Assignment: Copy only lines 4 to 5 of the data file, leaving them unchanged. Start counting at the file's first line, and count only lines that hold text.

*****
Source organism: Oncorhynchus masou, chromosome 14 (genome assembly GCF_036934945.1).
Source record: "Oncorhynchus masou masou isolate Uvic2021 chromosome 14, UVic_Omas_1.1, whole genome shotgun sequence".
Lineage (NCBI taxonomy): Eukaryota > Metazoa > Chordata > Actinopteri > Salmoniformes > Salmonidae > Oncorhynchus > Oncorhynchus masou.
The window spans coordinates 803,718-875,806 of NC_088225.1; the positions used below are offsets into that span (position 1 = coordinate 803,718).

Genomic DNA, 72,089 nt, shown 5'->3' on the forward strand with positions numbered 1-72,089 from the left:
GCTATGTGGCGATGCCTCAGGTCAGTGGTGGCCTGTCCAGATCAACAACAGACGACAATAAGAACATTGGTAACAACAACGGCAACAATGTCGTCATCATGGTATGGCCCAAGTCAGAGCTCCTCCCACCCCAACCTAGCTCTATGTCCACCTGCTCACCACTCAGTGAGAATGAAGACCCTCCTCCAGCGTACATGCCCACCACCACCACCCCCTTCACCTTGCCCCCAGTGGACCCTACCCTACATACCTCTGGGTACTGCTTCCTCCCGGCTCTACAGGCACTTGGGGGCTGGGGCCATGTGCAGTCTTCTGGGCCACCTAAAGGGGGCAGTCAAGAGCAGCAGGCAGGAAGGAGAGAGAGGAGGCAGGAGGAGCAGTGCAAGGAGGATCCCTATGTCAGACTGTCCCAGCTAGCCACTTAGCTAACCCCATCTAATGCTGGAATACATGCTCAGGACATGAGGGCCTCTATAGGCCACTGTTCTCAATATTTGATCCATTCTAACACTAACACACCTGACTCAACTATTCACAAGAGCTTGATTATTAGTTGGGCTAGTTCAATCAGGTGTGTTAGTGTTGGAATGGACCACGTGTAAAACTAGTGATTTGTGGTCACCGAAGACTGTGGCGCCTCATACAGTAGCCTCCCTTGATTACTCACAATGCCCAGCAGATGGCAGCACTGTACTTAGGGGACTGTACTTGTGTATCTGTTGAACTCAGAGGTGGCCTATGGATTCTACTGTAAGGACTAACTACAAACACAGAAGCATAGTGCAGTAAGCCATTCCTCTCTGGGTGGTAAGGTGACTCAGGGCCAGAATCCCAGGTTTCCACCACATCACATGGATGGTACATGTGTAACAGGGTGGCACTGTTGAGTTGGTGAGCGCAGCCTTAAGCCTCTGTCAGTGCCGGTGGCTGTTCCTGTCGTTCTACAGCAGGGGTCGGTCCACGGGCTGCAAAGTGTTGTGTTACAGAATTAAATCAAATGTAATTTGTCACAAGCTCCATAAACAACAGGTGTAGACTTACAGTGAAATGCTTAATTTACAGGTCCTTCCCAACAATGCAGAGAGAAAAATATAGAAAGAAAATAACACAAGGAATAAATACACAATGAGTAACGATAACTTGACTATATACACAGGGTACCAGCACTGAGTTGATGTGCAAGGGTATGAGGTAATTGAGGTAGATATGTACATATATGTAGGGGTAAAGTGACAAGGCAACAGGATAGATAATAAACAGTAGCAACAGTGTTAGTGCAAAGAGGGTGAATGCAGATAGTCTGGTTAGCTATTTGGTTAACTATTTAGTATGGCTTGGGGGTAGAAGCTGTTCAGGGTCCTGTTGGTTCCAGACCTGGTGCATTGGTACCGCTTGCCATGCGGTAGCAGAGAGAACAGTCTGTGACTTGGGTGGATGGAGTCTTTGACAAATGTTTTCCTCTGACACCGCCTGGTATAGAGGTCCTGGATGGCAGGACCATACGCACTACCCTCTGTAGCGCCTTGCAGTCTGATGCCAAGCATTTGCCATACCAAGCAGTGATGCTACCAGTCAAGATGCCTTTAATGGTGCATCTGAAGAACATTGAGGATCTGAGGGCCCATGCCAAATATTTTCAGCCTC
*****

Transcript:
The window spans coordinates 803,718-875,806 of NC_088225.1; the positions used below are offsets into that span (position 1 = coordinate 803,718).

Genomic DNA, 72,089 nt, shown 5'->3' on the forward strand with positions numbered 1-72,089 from the left: